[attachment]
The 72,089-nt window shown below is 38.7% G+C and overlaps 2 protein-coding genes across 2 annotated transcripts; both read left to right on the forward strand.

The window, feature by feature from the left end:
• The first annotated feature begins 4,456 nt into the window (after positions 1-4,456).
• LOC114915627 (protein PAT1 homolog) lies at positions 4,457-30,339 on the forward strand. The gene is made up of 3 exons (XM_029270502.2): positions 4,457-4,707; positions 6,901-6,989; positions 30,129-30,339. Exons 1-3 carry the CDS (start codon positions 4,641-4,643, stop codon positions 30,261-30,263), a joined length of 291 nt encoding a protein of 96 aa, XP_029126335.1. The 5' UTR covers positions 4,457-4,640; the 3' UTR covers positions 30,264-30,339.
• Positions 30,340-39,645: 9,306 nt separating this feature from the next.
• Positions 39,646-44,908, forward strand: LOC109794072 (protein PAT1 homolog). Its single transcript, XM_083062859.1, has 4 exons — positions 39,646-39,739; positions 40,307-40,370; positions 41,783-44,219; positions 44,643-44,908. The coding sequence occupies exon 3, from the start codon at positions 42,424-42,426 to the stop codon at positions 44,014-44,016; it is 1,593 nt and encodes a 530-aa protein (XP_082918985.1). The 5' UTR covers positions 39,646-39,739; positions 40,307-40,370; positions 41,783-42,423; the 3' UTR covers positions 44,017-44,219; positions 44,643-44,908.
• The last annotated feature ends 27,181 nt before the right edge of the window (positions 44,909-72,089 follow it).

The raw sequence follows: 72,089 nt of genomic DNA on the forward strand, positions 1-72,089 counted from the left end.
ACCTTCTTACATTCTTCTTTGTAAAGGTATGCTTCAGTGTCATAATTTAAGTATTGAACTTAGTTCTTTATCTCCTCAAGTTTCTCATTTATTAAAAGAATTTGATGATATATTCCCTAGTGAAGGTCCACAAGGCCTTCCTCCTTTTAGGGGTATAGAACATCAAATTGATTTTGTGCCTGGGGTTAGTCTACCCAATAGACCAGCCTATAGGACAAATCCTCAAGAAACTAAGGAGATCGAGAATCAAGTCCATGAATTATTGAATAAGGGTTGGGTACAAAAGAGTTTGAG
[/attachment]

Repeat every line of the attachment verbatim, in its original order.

The 72,089-nt window shown below is 38.7% G+C and overlaps 2 protein-coding genes across 2 annotated transcripts; both read left to right on the forward strand.

The window, feature by feature from the left end:
• The first annotated feature begins 4,456 nt into the window (after positions 1-4,456).
• LOC114915627 (protein PAT1 homolog) lies at positions 4,457-30,339 on the forward strand. The gene is made up of 3 exons (XM_029270502.2): positions 4,457-4,707; positions 6,901-6,989; positions 30,129-30,339. Exons 1-3 carry the CDS (start codon positions 4,641-4,643, stop codon positions 30,261-30,263), a joined length of 291 nt encoding a protein of 96 aa, XP_029126335.1. The 5' UTR covers positions 4,457-4,640; the 3' UTR covers positions 30,264-30,339.
• Positions 30,340-39,645: 9,306 nt separating this feature from the next.
• Positions 39,646-44,908, forward strand: LOC109794072 (protein PAT1 homolog). Its single transcript, XM_083062859.1, has 4 exons — positions 39,646-39,739; positions 40,307-40,370; positions 41,783-44,219; positions 44,643-44,908. The coding sequence occupies exon 3, from the start codon at positions 42,424-42,426 to the stop codon at positions 44,014-44,016; it is 1,593 nt and encodes a 530-aa protein (XP_082918985.1). The 5' UTR covers positions 39,646-39,739; positions 40,307-40,370; positions 41,783-42,423; the 3' UTR covers positions 44,017-44,219; positions 44,643-44,908.
• The last annotated feature ends 27,181 nt before the right edge of the window (positions 44,909-72,089 follow it).

The raw sequence follows: 72,089 nt of genomic DNA on the forward strand, positions 1-72,089 counted from the left end.
ACCTTCTTACATTCTTCTTTGTAAAGGTATGCTTCAGTGTCATAATTTAAGTATTGAACTTAGTTCTTTATCTCCTCAAGTTTCTCATTTATTAAAAGAATTTGATGATATATTCCCTAGTGAAGGTCCACAAGGCCTTCCTCCTTTTAGGGGTATAGAACATCAAATTGATTTTGTGCCTGGGGTTAGTCTACCCAATAGACCAGCCTATAGGACAAATCCTCAAGAAACTAAGGAGATCGAGAATCAAGTCCATGAATTATTGAATAAGGGTTGGGTACAAAAGAGTTTGAG